Jack got safe into Port with his Prize, Robert Sayer, 1780, British Museum.
Sayer's print of a sailor courting a woman (likely of ill-repute) is so cliche, I hadn't even realized that I had not yet covered it on this blog. On closer inspection, there are a few very interesting tidbits we can draw from an otherwise common image. The first is the print in the background on the left. If you have followed my blog in the past, you may recognize that as the Carington Bowles' print "The Sailor's Pleasure." Bowles meant that title to refer to tobacco, rum punch, and prize money, Sayer has an entirely different interpretation. Jack reaches not for a glass, as the lass does, but rather for her chest.
The other interesting aspect of this print is that it exists in many different versions.
Uncolored prints, as this version from the British Museum, are not uncommon of prints during the period. Bowles, Sayer, and others would offer the colored versions for a slightly higher price, but both could be easily obtained. Occasionally museums will own copies of both colored and uncolored prints, but it is not very common for them to possess both those and a knock-off.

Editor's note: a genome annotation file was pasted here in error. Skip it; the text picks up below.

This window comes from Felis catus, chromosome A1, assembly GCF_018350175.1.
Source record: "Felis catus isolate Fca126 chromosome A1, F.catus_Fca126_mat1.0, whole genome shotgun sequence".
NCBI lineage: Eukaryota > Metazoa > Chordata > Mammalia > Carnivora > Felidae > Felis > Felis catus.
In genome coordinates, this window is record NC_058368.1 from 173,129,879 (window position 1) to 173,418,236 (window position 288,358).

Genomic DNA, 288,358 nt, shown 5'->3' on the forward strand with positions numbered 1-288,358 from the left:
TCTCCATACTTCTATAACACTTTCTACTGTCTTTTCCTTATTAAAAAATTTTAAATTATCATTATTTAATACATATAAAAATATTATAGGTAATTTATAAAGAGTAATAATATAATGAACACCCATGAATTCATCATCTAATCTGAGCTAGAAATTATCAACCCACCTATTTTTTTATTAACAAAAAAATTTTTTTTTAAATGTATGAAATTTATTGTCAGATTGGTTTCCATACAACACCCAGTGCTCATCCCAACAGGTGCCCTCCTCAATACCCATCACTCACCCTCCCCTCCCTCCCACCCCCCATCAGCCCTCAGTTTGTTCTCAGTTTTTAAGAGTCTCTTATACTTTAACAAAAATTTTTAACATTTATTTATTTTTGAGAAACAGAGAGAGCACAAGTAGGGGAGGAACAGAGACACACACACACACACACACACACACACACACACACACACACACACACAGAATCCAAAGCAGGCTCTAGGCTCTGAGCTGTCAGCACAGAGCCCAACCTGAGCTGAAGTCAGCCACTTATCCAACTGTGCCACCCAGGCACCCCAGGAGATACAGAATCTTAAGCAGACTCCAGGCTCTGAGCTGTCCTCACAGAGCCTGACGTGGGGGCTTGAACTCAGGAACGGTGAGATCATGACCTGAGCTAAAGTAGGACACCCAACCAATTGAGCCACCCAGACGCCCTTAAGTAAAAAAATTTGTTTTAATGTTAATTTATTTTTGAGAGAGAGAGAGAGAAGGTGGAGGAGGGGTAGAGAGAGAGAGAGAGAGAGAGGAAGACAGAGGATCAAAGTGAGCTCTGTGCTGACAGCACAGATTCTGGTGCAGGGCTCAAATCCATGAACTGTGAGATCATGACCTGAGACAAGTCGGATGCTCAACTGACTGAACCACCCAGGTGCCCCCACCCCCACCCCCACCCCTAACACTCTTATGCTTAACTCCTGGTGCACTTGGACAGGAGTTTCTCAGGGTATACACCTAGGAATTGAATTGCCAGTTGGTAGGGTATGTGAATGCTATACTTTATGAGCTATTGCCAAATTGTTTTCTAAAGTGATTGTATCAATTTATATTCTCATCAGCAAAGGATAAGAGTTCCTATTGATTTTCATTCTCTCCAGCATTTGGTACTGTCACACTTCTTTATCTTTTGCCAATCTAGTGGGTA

This poorly etched version, printed, colored, and sold by an unknown source, is a clear rip-off of Sayer's print above.
In every version, Jack wears a round hat, and in Sayer's piece it has a large bow. The knock-off gives it a large feather of some sort. In both versions the sailor wears a short blue jacket with lapel, though Sayer's gives him white lapels, rather than a sloppily painted solid color. Sayer also gives the jacket what are clearly brass buttons. In both versions he wears a striped waistcoat and striped trousers, and in each the waistcoat is double breasted. Under his arm is always tucked a cane or stick. Sayer and his plagiarist both give the sailor a black bow at his throat, rather than the typical loose neckcloth.
EDIT: Buzz Mooney points out that an added benefit of having both the colored and uncolored version of Sayer's print is that we can see what embellishments were added (and which weren't) by the colorist. Sometimes, when we only have access to the colored version of a print, there are touch-ups that can change the image. In this case, it could have been possible for the colorist to add stripes to the waistcoat and trousers. With both versions, however, we see that the stripes had been there all along and were fully intended by the engraver.